Matthew introduced The Bug to Mexican hot chocolate several years ago; both of them adore the spicy notes of the mostly-melted chocolate in hot milk. During the winter, one of their weekend morning traditions is to make it together: Matthew chops the wedges of Ibarra chocolate, dropping them into milk before The Bug takes over at the stove, stirring until tiny bubbles form at the edges of the saucepan, signaling it is ready to serve. The Bug sips the hot liquid in her mug slowly until it’s finished, and then with the precision of a surgeon, she scoops up every bit of the softened chocolate that gathers at the bottom of her cup. The aroma in the kitchen is captivating.
A few weeks ago at Whole Foods, I came across Mexican-style semisweet chocolate pieces flavored with Guajillo pepper. I had an idea that these chocolate bits might be the key ingredient to a sophisticated update on the classic American chocolate chip cookie. My go-to, crowd-pleasing recipe for chocolate-chip cookies is this gem from America’s Test Kitchen, a cookie with a distinct caramel flavor and salty notes. In addition, the cookie doesn’t flatten during baking, so the edges are lightly crisp, and the center puffs up a bit and remains slightly soft. To achieve chocolate chip cookie perfection, the publication’s crew of cooking “scientists” deconstructed the standard tollhouse cookie recipe and re-built it.
While the changes to the ingredient list are relatively minor, the technique is fundamentally different. The America’s Test Kitchen crew made two critical changes to the technique: rather than using room temperature butter, most of the butter is browned on the stove first, which is responsible for that intense caramel flavor I mentioned. And, rather than use a mixer to combine all of the ingredients together, the melted butter, brown and white sugars, egg and egg yolk, and vanilla extract are whisked together several times for 30-second intervals, with three-minute breaks between whisking. During this roughly 15-minute process, the dough thickens and becomes smooth and glossy. Then the dry ingredients, that already have been whisked together, are folded into the butter mixture, along with the chips.
I prepared the cookie dough in my usual fashion browning the butter until it filled the kitchen with a nutty aroma. To bring out the spicy flavor of the chili-flavored chocolate bits, I added just a touch of cinnamon to the dry ingredients. I also included a half-cup of rolled oats — simply because I love the grainy flavor and extra crunch oats provide. The recipe calls for 1 1/4 cups of chocolate bits; I used about a cup of the Mexican-style semisweet chocolate pieces with the Guajillo pepper and added another 1/4 cup of my usual 60 percent cocoa, semisweet chocolate chips. While the America’s Test Kitchen recipe recommends baking a larger cookie (about 3 tablespoons of dough per cookie), I prefer mine much smaller, so I use just a tablespoon. Finally, after I’ve spooned the cookie dough on to the cookie sheets, I freeze them for at least 10 minutes before baking. I have found that my kitchen gets warmer as the oven is pre-heating, and the cookies are more likely to spread a bit if I don’t freeze the cookie sheets before baking.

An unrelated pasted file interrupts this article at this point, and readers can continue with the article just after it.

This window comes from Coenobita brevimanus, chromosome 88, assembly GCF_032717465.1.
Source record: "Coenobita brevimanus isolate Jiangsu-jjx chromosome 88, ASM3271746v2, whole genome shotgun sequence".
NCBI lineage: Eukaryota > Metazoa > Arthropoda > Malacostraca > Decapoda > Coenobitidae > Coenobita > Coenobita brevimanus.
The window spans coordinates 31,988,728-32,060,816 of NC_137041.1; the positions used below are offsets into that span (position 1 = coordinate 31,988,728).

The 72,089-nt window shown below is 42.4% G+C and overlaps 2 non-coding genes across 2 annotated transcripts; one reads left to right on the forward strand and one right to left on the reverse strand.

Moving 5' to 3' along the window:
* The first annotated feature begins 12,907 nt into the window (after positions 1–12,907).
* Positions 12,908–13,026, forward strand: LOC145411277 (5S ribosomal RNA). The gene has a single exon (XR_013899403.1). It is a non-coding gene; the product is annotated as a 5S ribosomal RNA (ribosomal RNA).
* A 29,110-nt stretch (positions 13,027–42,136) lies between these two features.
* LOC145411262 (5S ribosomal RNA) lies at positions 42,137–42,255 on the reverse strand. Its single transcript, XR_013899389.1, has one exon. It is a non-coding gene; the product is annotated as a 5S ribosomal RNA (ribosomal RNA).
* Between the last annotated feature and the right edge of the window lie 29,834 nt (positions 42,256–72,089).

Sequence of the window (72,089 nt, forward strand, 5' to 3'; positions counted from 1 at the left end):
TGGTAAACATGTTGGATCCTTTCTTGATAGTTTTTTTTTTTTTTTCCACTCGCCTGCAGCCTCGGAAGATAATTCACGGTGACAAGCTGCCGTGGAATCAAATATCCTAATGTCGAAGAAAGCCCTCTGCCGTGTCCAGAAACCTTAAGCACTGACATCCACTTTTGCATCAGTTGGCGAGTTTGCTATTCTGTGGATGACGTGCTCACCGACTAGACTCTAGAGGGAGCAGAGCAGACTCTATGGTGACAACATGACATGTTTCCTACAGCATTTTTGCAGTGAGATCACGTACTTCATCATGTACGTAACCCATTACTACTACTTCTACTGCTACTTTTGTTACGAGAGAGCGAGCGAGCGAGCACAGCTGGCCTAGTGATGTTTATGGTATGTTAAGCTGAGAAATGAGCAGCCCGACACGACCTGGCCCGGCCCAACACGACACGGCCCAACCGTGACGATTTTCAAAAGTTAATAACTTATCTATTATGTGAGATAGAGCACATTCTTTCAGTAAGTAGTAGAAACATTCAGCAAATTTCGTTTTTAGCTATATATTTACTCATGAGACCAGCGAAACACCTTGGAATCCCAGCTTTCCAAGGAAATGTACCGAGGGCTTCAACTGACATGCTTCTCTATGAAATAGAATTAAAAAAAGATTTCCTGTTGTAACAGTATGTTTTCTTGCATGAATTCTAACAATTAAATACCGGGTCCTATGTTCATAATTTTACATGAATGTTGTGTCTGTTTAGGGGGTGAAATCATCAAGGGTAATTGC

The result? An updated take on a traditional chocolate chip cookie with a hint of warmth from the cinnamon, delicate crunch from the modest amount of oats and a subtle hit of heat on the back of the throat about a minute after you taste the melted chocolate. I hope you’ll try it and let me know what you think.
Here again is the link to the America’s Test Kitchen recipe; my adapted recipe follows.
- 1¾ cups unbleached all-purpose flour (8¾ ounces)
- ½ teaspoon baking soda
- 1 teaspoon table salt
- ¼ teaspoon cinnamon
- ½ cup rolled oats
- 14 tablespoons unsalted butter (1¾ sticks) (use European-style butter if you can)
- ½ cup granulated sugar (3½ ounces)
- ¾ cup packed dark brown sugar (5¼ ounces)
- 2 teaspoons vanilla extract
- 1 large egg
- 1 large egg yolk
- 1¼ cups semisweet chocolate chips or chunks (I used 1 cup Mexican-style chocolate flavored with Guajillo chili and ¼ cup semisweet chocolate)
- Adjust oven rack to middle position and heat oven to 350 degrees. Line 3 large (18- by 12-inch) baking sheets with parchment paper. Whisk flour, baking soda and salt together in medium bowl; stir in oatmeal and then set aside.
- Heat 10 tablespoons butter in saucepan over medium-high heat until melted, about 2 minutes. Continue cooking, swirling pan constantly until butter is dark golden brown and has nutty aroma, 1 to 3 minutes. Remove saucepan from heat and, using heatproof spatula, transfer browned butter to large heatproof bowl. Stir remaining 4 tablespoons butter into hot butter until completely melted.
- Add both sugars and vanilla to bowl with butter and whisk until fully incorporated. Add egg and yolk and whisk until mixture is smooth with no sugar lumps remaining, about 30 seconds. Let mixture stand 3 minutes, then whisk for 30 seconds. Repeat process of resting and whisking 2 more times until mixture is thick, smooth, and shiny. Using a rubber spatula, stir in flour-and-oats mixture until just combined, about 1 minute. Stir in chocolate chips, giving dough final stir to ensure no flour pockets remain.
- Using a tablespoon measure, scoop the dough onto the cookies sheets, leaving a few inches between each ball of dough (I usually have about 12 cookies per sheet). Place the cookie sheets in the freezer for about 10 minutes before baking. I have limited room in my freezer, so often have a sheet or two in the fridge at first and then move them into the freezer as I bake off each sheet separately.
- Bake cookies 1 tray at a time until cookies are golden brown and still puffy, and edges have begun to set but centers are still soft, 10-12 minutes, rotating baking sheet halfway through baking. Transfer baking sheet to wire rack; cool cookies completely before serving.